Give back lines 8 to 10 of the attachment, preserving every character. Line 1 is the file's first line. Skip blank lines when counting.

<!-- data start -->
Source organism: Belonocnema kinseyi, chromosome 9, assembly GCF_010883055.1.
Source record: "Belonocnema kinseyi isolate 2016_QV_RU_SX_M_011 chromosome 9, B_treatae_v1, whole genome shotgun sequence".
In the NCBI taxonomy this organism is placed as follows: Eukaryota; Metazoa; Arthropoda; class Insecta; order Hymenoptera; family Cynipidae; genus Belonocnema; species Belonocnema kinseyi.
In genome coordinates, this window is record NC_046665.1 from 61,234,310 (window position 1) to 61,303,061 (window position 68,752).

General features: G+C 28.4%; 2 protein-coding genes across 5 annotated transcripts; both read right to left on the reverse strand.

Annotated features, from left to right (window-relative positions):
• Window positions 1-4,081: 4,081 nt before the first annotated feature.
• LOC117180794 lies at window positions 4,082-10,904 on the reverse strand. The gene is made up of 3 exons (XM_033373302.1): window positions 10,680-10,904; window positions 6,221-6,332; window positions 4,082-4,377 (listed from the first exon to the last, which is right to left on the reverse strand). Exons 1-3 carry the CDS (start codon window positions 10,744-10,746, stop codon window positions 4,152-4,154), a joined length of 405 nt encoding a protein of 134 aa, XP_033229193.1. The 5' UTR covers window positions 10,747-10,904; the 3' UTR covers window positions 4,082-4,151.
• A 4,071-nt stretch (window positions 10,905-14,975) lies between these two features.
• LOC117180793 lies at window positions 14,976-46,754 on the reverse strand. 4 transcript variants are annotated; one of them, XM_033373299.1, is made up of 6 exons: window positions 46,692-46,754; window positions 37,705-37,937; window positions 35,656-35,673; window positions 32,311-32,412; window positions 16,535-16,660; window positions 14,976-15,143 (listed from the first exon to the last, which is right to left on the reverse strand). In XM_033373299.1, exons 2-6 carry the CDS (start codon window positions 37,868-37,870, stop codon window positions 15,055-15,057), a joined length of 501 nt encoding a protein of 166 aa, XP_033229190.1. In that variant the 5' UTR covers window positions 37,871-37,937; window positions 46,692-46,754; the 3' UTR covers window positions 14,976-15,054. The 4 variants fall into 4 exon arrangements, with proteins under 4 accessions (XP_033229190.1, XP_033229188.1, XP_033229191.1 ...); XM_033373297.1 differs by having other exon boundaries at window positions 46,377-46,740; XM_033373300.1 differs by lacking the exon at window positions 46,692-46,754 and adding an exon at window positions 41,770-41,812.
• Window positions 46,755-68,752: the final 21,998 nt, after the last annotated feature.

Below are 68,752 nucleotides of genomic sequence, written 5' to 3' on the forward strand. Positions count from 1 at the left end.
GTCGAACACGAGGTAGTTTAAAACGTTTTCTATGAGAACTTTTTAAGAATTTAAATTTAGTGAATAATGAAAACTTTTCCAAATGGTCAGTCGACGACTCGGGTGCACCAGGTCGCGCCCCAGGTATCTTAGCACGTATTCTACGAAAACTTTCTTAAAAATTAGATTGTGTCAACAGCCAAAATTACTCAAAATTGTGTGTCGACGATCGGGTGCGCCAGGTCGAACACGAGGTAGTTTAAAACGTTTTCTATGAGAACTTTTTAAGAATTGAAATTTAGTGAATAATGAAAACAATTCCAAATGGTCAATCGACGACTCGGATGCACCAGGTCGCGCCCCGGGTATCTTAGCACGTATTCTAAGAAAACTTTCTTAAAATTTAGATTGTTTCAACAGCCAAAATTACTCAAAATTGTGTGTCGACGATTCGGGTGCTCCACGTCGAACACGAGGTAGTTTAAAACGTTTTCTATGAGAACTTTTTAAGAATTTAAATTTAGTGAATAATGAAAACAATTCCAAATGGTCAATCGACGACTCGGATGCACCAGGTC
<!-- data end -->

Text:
• LOC117180794 lies at window positions 4,082-10,904 on the reverse strand. The gene is made up of 3 exons (XM_033373302.1): window positions 10,680-10,904; window positions 6,221-6,332; window positions 4,082-4,377 (listed from the first exon to the last, which is right to left on the reverse strand). Exons 1-3 carry the CDS (start codon window positions 10,744-10,746, stop codon window positions 4,152-4,154), a joined length of 405 nt encoding a protein of 134 aa, XP_033229193.1. The 5' UTR covers window positions 10,747-10,904; the 3' UTR covers window positions 4,082-4,151.
• A 4,071-nt stretch (window positions 10,905-14,975) lies between these two features.
• LOC117180793 lies at window positions 14,976-46,754 on the reverse strand. 4 transcript variants are annotated; one of them, XM_033373299.1, is made up of 6 exons: window positions 46,692-46,754; window positions 37,705-37,937; window positions 35,656-35,673; window positions 32,311-32,412; window positions 16,535-16,660; window positions 14,976-15,143 (listed from the first exon to the last, which is right to left on the reverse strand). In XM_033373299.1, exons 2-6 carry the CDS (start codon window positions 37,868-37,870, stop codon window positions 15,055-15,057), a joined length of 501 nt encoding a protein of 166 aa, XP_033229190.1. In that variant the 5' UTR covers window positions 37,871-37,937; window positions 46,692-46,754; the 3' UTR covers window positions 14,976-15,054. The 4 variants fall into 4 exon arrangements, with proteins under 4 accessions (XP_033229190.1, XP_033229188.1, XP_033229191.1 ...); XM_033373297.1 differs by having other exon boundaries at window positions 46,377-46,740; XM_033373300.1 differs by lacking the exon at window positions 46,692-46,754 and adding an exon at window positions 41,770-41,812.